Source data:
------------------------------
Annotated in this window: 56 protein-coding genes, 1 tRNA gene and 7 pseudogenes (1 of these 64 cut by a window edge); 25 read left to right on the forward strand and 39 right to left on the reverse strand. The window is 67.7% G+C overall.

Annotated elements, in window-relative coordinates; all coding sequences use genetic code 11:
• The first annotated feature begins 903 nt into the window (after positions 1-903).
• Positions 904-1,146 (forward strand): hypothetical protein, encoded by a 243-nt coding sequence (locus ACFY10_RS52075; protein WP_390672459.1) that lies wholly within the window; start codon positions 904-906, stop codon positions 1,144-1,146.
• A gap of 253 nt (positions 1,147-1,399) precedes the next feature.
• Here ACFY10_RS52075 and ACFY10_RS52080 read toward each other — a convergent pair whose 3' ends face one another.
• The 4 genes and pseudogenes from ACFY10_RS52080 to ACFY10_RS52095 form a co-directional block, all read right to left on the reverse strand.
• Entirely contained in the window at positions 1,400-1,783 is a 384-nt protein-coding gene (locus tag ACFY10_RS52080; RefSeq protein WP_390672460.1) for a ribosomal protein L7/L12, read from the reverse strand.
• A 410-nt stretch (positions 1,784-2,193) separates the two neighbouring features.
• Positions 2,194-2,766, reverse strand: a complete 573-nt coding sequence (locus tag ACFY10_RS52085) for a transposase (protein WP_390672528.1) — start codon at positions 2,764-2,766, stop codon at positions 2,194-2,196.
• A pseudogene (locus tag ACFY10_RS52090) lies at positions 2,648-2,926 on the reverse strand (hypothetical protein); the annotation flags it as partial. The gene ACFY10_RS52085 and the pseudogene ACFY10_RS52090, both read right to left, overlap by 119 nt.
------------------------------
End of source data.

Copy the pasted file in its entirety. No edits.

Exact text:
Annotated in this window: 56 protein-coding genes, 1 tRNA gene and 7 pseudogenes (1 of these 64 cut by a window edge); 25 read left to right on the forward strand and 39 right to left on the reverse strand. The window is 67.7% G+C overall.

Annotated elements, in window-relative coordinates; all coding sequences use genetic code 11:
• The first annotated feature begins 903 nt into the window (after positions 1-903).
• Positions 904-1,146 (forward strand): hypothetical protein, encoded by a 243-nt coding sequence (locus ACFY10_RS52075; protein WP_390672459.1) that lies wholly within the window; start codon positions 904-906, stop codon positions 1,144-1,146.
• A gap of 253 nt (positions 1,147-1,399) precedes the next feature.
• Here ACFY10_RS52075 and ACFY10_RS52080 read toward each other — a convergent pair whose 3' ends face one another.
• The 4 genes and pseudogenes from ACFY10_RS52080 to ACFY10_RS52095 form a co-directional block, all read right to left on the reverse strand.
• Entirely contained in the window at positions 1,400-1,783 is a 384-nt protein-coding gene (locus tag ACFY10_RS52080; RefSeq protein WP_390672460.1) for a ribosomal protein L7/L12, read from the reverse strand.
• A 410-nt stretch (positions 1,784-2,193) separates the two neighbouring features.
• Positions 2,194-2,766, reverse strand: a complete 573-nt coding sequence (locus tag ACFY10_RS52085) for a transposase (protein WP_390672528.1) — start codon at positions 2,764-2,766, stop codon at positions 2,194-2,196.
• A pseudogene (locus tag ACFY10_RS52090) lies at positions 2,648-2,926 on the reverse strand (hypothetical protein); the annotation flags it as partial. The gene ACFY10_RS52085 and the pseudogene ACFY10_RS52090, both read right to left, overlap by 119 nt.